4. Discussion This study was designed to explore the association between marijuana use and craving in a college setting and how these variables might relate to academic motivation, effort and success. While there has been considerable research exploring the association between marijuana use and academic success (e.g., cumulative GPA, dropout, etc.) with high school students (e.g., Bray, Zarkin, Ringwalt, & Junfeng, 2000; Bryant & Zimmerman, 2002; Horwood et al., 2010; Lynskey & Hall, 2000), there has been less emphasis on exploring academic factors in college students using marijuana. Results indicate that marijuana craving is associated with marijuana use in college students who frequently use marijuana. EMA affords an opportunity to examine a temporal association between craving and marijuana use by gathering data closer to the moment of usage. Even though data for the current study was based on self-report, it allowed for a closer examination of craving in its ability to predict future participant behavior within the next several hours. Marijuana use was conceptualized in two different ways — the amount of time (in minutes) smoked and the number of times participants smoked since they were last texted. When participants experienced greater levels of craving at one point in time, they tended to spend more time smoking and reported more frequent smoking at the next assessment point. Findings from this study are consistent with the only other past study (Buckner et al., 2012) that examined marijuana use and craving among college students, which also used EMA. Further research on this topic will help better understand these relations and whether they generalize to other cannabis-using populations. Findings from this study indicate that craving is related to and may impact academic effort and motivation. Craving negatively predicted the subsequent amount of time spent studying. In the same moment, when craving was higher academic motivation was lower and vice versa. These ﬁndings are consistent with a self-regulation model suggesting that craving can potentially lead to a competition for cognitive resources. Distractions that take students away from their studies will lead to academic struggles. Furthermore, if students can't focus or don't feel compelled to study, they may not complete their degree. Certain factors, such as academic self-efﬁcacy, have been shown to play a considerable role in college success (e.g., Chemers, Hu, & Garcia, 2001; Robbins et al., 2004) and this was similar for our sample. No prior studies have examined academic motivation or self-efﬁcacy in relation to college student marijuana use. In the current study, time spent smoking marijuana accounted for 7% of the variance in participants' GPA, while already accounting for other important factors. Importantly, race/ethnicity accounted for a substantial portion of the variance when examining predictors of GPA. Past data has shown that persons from diverse backgrounds (e.g., African American and Latino students) have lower college graduation rates within a 6-year period compared to White students across public universities with high acceptance rates (National Center for Education Statistics, 2013), similar to the university where data for this study was collected. Future work should more closely examine the role that ethnic and racial factors may play on both marijuana use and academic variables with a larger sample. Future researchers might consider testing the self-regulatory cognitive resource model through use of cue reactivity (Gray, LaRowe, & Upadhyaya, 2008; Gray, LaRowe, Watson, & Carpenter, 2011) in order to better understand whether craving directly impacts academic behaviors. As an example, Sayette, Schooler, and Reichle (2010) conducted a study on cigarette craving and the ability to sustain attention in a reading task. Findings suggested that participants randomized to a high craving cue condition were more likely to report mind-wandering compared to participants in a low craving condition. Though it is unclear whether these lab ﬁndings would translate into the academic environment or apply to marijuana users, it suggests that students who are craving might struggle to focus, which could lead to difﬁculty paying attention in college courses, completing reading and homework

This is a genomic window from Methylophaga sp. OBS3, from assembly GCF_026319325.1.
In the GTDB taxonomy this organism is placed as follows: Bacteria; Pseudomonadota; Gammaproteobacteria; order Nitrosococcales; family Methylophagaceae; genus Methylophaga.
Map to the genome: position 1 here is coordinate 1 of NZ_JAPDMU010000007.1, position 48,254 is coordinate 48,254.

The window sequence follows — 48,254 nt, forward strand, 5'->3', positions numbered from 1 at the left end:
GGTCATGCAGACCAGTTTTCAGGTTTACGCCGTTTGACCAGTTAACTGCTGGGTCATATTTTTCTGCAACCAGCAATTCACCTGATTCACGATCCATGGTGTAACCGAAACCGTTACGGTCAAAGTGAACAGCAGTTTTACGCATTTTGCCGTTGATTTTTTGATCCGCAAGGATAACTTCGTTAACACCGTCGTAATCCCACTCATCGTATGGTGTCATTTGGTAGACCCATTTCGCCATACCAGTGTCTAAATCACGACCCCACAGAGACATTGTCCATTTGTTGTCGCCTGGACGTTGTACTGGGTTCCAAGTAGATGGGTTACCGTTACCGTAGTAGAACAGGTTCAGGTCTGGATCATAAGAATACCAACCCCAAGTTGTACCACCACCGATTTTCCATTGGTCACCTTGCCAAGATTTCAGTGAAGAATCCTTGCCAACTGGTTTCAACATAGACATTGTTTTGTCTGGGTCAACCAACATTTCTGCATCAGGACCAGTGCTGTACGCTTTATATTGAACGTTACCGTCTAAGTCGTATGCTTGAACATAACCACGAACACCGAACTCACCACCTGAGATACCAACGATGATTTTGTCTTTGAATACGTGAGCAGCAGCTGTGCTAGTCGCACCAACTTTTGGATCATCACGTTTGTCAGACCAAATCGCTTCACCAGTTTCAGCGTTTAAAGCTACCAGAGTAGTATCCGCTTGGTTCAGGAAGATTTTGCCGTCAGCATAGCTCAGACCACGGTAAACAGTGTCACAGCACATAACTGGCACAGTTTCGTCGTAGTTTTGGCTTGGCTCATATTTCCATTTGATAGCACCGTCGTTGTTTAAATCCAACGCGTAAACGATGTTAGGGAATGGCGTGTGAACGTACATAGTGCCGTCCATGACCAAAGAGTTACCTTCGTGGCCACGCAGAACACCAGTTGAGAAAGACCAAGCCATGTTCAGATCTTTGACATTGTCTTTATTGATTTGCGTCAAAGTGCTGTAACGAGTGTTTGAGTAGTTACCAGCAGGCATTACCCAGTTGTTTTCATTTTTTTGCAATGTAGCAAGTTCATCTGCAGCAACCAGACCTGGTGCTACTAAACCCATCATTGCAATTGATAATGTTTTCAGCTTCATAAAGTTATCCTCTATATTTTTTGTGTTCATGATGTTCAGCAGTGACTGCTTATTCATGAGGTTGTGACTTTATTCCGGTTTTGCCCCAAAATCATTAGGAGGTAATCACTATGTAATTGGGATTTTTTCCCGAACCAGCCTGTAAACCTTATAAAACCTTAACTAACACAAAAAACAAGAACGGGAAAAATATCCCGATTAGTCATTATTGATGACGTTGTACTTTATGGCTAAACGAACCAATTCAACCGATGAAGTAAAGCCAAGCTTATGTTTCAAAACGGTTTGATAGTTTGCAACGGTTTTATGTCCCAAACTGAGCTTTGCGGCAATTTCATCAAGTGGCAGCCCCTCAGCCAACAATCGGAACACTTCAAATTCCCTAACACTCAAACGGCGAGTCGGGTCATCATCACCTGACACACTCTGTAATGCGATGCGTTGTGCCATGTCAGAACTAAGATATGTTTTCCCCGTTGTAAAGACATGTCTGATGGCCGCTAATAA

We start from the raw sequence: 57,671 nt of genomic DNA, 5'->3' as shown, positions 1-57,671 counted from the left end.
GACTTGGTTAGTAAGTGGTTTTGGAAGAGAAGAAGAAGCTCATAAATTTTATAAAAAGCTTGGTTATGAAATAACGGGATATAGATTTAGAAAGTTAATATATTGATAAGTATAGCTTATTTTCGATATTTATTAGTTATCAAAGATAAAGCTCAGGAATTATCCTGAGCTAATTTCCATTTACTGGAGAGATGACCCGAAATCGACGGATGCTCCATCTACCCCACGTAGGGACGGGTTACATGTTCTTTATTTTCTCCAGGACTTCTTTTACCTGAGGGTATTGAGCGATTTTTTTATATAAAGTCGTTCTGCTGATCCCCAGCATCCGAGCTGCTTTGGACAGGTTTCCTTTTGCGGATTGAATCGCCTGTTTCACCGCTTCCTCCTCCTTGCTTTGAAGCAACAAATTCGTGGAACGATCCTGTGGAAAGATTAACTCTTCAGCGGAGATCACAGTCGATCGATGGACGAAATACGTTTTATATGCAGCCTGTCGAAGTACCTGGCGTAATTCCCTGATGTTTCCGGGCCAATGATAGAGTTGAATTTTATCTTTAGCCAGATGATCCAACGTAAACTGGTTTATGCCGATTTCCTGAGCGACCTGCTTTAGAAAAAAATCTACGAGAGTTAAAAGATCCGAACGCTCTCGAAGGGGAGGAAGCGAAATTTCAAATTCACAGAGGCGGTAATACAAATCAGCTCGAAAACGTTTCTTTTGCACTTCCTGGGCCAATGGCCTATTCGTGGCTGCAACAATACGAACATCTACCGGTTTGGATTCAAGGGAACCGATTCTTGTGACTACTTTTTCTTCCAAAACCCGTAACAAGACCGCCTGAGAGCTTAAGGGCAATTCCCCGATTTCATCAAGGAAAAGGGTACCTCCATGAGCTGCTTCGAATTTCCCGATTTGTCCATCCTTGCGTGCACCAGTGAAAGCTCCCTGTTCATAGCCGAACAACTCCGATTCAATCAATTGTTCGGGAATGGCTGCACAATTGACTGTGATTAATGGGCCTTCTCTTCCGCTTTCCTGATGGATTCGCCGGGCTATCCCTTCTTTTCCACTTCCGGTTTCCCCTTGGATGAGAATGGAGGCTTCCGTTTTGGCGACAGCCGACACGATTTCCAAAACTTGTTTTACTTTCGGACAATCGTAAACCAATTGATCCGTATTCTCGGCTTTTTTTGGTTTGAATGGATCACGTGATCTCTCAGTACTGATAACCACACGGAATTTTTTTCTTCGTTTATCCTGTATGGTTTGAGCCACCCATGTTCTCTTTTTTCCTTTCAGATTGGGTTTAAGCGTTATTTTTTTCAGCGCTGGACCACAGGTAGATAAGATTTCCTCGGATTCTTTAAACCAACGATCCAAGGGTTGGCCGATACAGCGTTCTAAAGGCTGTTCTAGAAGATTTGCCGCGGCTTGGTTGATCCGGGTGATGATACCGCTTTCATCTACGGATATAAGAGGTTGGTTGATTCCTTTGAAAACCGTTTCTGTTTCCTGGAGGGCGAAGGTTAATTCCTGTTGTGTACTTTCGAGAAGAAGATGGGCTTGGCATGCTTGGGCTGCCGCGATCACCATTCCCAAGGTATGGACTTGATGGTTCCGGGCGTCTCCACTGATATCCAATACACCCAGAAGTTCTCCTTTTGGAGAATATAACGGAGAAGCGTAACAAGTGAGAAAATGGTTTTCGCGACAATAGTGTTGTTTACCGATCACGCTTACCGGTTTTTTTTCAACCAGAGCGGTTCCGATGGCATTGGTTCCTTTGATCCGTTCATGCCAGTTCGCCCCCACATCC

assignments, studying, and other academic behaviors, such as regulating their academic motivation. There are several limitations that may restrict the generalizability of the current study. First, this study included a purposive sample of heavy marijuana users who reported smoking almost daily. Therefore, the association between craving and marijuana use should be understood within that context. Because participants were heavy users, ﬁndings related to marijuana craving and use in relation to academic factors (i.e., motivation, effort, and GPA) probably do not generalize to the occasional college-aged marijuana user. Second, though EMA was a useful methodology to answer our questions, other variables that may be mediating these associations were not assessed. For example, positive or negative affect in the moment or a range of psychological or other substance use (e.g., alcohol) variables that may be impacting students' academic success and marijuana use were not assessed. Finally, it may have been useful to incorporate event contingent assessments to learn more about marijuana use when it was occurring. Though using a single item to assess craving and academic motivation is a limitation (Tiffany, 1992), due to the intensive nature of EMA data collection, we did not want to overwhelm participants with additional questions during the two-week assessment. Past research has demonstrated the validity of one-item questions compared to multi-item questionnaires for a range of constructs, including craving and anxiety (Buckner, Silgado, & Schmidt, 2011; Davey, Barratt, Butow, & Deeks, 2007). One-item measures are more suitable for repeated measurement (McCormick, Horne, & Sheather, 1988), when one might expect frequent changes in a construct. However they do not necessarily capture the multidimensionality of certain constructs, such as craving (Rosenberg, 2009). In conclusion, study ﬁndings suggest that craving is related to frequency of students' marijuana use and academic effort and motivation. Students' marijuana use explained part of the variance in participants' cumulative GPA after already accounting for other important variables, such as ethnicity/race and academic self-efﬁcacy. These ﬁndings have possible implications for future work with college student marijuana users. Participants in the current study were part of a high-risk group of students who are at risk for attrition from university studies. Such students could potentially beneﬁt from a tailored intervention that would address academic concerns, psychological needs, and problematic substance use. Role of funding sources Funding for this study was provided by the University of Northern Colorado (PR104). The university had no role in the study design, collection, analysis or interpretation of the data, writing the manuscript, or the decision to submit the paper for publication.
Contributors Authors K. Phillips and M. Phillips designed the study and protocol, conducted literature searches and provided summaries of previous research studies. Authors Lalonde and M. Phillips conducted the statistical analyses. All authors contributed to and have approved the ﬁnal manuscript. Conﬂict of interest All authors declare that they have no conﬂicts of interest.
Acknowledgments We would like to thank our research assistants from the Motivation and Addiction Research Lab at the University of Northern Colorado for their assistance with data collection.